CAAPs and ankle fracture fixation—Ankle fracture fixation with concurrent ankle arthroscopic procedures (CAAPs) may not be more effective in reducing postoperative risk for reoperation than fixation without CAAPs, according to a study published in The Journal of Foot and Ankle Surgery (online). Researchers used the PearlDiver database to identify 32,307 patients who underwent ankle fracture fixation between January 2007 and December 2011; 248 received CAAP and 32,059 did not. There was no significant difference in reoperation rates between the CAAP group and non-CAAP group (7.7 percent versus 8.6 percent, respectively). Of the 19 CAAP patients who underwent reoperation, 13 had arthroscopic débridement and six had either ankle refixation or osteochondral autograft transfer. In the 3,021 non-CAAP reoperations, 83.2 percent were ankle refixations, 14.3 percent were arthroscopic procedures, and 2.5 percent were ankle arthrodeses. No complications were reported in the CAAP group; complications in the non-CAAP group included wound dehiscence (2.4 percent), deep vein thrombosis (0.8 percent), and pulmonary embolism (0.4 percent).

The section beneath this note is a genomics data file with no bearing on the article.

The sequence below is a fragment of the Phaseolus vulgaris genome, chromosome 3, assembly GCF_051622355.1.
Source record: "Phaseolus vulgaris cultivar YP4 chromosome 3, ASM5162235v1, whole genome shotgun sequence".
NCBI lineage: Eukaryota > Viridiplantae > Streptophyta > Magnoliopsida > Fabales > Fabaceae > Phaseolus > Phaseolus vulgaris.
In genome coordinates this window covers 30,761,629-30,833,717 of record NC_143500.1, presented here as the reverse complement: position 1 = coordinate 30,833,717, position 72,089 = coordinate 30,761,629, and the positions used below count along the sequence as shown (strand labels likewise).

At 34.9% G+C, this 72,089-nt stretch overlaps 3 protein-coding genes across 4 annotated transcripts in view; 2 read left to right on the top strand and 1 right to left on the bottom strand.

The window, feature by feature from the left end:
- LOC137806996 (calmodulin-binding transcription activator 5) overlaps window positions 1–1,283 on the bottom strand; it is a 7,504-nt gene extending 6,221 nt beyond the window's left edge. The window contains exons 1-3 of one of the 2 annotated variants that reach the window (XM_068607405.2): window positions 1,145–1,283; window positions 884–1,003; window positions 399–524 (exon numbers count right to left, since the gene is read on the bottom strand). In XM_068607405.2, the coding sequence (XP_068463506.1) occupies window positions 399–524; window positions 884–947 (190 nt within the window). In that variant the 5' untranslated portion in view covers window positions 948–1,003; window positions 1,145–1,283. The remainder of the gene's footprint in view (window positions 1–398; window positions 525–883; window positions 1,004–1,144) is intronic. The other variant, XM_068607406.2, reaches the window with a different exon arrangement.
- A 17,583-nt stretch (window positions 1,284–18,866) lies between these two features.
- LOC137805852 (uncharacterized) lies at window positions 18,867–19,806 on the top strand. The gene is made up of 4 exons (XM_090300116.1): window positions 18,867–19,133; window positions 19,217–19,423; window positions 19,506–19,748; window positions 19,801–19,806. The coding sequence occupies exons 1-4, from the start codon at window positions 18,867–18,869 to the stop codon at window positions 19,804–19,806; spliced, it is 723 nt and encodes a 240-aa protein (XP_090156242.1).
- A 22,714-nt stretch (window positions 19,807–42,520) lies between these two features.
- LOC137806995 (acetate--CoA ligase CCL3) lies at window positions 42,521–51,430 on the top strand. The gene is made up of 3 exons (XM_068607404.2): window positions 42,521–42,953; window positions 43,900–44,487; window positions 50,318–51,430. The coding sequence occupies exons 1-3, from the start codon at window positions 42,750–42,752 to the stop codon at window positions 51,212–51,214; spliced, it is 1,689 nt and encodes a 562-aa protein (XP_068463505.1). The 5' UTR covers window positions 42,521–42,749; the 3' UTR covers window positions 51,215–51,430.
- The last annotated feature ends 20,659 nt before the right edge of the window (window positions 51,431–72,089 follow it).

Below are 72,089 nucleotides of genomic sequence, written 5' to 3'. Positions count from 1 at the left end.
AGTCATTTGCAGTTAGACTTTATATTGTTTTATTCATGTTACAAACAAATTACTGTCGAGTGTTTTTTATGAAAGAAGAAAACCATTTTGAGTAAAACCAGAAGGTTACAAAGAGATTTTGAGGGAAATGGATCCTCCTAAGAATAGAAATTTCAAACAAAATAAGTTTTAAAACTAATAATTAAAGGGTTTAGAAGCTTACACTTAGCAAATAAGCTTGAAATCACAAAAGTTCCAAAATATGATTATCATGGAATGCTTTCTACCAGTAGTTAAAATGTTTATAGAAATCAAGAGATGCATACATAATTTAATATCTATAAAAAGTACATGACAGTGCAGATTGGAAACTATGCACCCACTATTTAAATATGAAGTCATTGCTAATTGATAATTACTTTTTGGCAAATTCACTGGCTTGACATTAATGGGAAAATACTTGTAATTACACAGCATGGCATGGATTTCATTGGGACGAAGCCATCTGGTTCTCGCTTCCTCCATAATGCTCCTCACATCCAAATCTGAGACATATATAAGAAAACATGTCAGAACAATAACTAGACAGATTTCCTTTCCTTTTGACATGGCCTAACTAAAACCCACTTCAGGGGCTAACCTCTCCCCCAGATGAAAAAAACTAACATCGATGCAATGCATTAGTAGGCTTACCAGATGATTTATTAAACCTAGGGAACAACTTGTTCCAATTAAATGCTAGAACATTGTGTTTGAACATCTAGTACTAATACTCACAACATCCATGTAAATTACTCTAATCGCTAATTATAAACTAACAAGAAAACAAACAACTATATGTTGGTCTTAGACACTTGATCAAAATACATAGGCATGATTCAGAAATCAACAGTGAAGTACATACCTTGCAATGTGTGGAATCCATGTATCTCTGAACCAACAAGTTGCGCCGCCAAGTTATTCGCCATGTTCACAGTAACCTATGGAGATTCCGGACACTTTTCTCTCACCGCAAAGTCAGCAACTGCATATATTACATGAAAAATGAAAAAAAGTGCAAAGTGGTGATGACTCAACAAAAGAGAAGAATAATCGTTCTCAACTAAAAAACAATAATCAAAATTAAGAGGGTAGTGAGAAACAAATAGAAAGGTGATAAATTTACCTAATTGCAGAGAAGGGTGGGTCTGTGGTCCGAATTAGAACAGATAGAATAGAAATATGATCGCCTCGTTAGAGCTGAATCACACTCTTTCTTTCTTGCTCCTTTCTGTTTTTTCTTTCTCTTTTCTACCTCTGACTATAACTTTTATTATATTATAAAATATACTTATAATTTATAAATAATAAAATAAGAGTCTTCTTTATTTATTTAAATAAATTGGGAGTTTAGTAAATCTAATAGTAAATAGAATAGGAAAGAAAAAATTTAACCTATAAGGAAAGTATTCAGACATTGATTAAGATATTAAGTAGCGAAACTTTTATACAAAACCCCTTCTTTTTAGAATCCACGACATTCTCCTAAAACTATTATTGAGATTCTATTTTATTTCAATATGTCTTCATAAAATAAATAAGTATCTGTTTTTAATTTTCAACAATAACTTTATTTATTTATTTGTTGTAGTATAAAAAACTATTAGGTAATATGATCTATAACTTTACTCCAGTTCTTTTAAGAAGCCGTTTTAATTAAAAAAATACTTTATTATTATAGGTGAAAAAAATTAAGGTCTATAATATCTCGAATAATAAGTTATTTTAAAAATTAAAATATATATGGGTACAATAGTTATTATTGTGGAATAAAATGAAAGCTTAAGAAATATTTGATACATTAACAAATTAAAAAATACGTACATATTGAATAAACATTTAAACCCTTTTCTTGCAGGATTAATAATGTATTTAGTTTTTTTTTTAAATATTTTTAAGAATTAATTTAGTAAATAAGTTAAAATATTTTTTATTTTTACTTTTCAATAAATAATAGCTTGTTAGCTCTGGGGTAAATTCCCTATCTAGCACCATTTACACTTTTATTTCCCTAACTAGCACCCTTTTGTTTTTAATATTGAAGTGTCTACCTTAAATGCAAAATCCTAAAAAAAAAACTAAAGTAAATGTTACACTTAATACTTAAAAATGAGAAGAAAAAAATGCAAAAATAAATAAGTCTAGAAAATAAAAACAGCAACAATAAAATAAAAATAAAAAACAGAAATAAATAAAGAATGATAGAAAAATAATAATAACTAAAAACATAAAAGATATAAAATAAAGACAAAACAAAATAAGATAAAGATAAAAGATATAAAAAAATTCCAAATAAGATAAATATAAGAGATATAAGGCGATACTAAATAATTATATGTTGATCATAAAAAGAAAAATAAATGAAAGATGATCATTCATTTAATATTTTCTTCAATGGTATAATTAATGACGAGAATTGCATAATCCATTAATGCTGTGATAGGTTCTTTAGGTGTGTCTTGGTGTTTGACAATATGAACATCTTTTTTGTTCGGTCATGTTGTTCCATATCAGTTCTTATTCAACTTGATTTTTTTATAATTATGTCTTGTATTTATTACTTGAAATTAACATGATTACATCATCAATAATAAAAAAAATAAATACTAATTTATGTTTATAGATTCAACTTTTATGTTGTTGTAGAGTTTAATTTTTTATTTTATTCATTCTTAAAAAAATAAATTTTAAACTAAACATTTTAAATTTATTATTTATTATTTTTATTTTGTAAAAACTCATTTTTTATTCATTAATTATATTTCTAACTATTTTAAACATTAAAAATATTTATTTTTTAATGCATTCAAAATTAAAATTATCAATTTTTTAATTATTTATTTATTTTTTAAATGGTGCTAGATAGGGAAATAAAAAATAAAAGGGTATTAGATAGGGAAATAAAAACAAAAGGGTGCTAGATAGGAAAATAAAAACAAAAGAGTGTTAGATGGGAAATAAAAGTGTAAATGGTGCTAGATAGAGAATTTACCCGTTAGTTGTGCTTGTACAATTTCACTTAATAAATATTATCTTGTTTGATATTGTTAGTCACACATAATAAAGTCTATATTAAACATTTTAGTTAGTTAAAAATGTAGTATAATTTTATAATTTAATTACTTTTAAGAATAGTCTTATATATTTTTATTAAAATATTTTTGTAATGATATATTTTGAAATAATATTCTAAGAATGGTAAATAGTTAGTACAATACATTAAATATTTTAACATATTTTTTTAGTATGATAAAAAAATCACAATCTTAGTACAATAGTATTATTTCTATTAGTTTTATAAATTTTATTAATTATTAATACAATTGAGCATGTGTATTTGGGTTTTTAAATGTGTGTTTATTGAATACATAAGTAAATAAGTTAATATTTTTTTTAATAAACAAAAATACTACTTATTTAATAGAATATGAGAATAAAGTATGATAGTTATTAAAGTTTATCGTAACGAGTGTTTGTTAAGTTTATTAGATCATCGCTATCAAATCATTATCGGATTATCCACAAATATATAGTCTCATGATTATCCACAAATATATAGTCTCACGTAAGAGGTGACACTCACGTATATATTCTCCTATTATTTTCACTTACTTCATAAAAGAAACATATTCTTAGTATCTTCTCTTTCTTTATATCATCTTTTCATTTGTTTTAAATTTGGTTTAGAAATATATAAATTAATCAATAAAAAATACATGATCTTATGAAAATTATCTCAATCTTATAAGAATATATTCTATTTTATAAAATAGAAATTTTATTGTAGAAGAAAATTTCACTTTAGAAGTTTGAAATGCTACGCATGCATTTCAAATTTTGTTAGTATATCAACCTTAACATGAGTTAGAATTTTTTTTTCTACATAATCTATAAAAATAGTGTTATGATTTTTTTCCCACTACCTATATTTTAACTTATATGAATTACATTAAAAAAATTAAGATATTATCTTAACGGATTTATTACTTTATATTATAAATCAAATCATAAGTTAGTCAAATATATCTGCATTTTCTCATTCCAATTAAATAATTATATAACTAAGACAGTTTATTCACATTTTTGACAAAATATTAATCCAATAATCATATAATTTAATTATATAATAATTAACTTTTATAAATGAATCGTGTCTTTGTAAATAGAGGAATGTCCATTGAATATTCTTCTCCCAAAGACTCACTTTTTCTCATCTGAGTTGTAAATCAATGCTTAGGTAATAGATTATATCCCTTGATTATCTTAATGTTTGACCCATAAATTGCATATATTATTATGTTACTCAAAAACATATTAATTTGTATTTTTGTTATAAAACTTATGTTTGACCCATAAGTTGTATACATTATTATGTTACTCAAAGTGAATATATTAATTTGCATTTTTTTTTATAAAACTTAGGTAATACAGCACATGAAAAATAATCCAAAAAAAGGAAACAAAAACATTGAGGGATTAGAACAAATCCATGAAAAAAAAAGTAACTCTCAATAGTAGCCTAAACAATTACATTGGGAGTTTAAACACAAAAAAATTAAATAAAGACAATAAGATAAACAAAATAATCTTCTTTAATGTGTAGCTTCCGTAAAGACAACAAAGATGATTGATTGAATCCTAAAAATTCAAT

Sports and exercise

Youth sports and bone mass—Adolescents who engage in organized sports could have greater bone mineral content (BMC) later in life, according to a study in the Journal of Bone and Mineral Research (online). Parents provided information on organized sport participation for 984 children (48 percent female) aged five, eight, 10, 14, and 17 years. Females were categorized as “consistent sport participators” (48 percent), “dropouts” (34 percent), and “nonparticipators” (18 percent), whereas males were classified as “consistent sport participators” (55 percent), “dropouts” (37 percent), and “sports joiners” (8 percent). At age 20, “consistent sport participator” females had much greater leg BMC compared to “dropouts.” For males at age 20, “consistent sport participators” had significantly greater whole-body BMC than “dropouts,” and “sports joiners” had increased leg BMC compared to those who dropped out.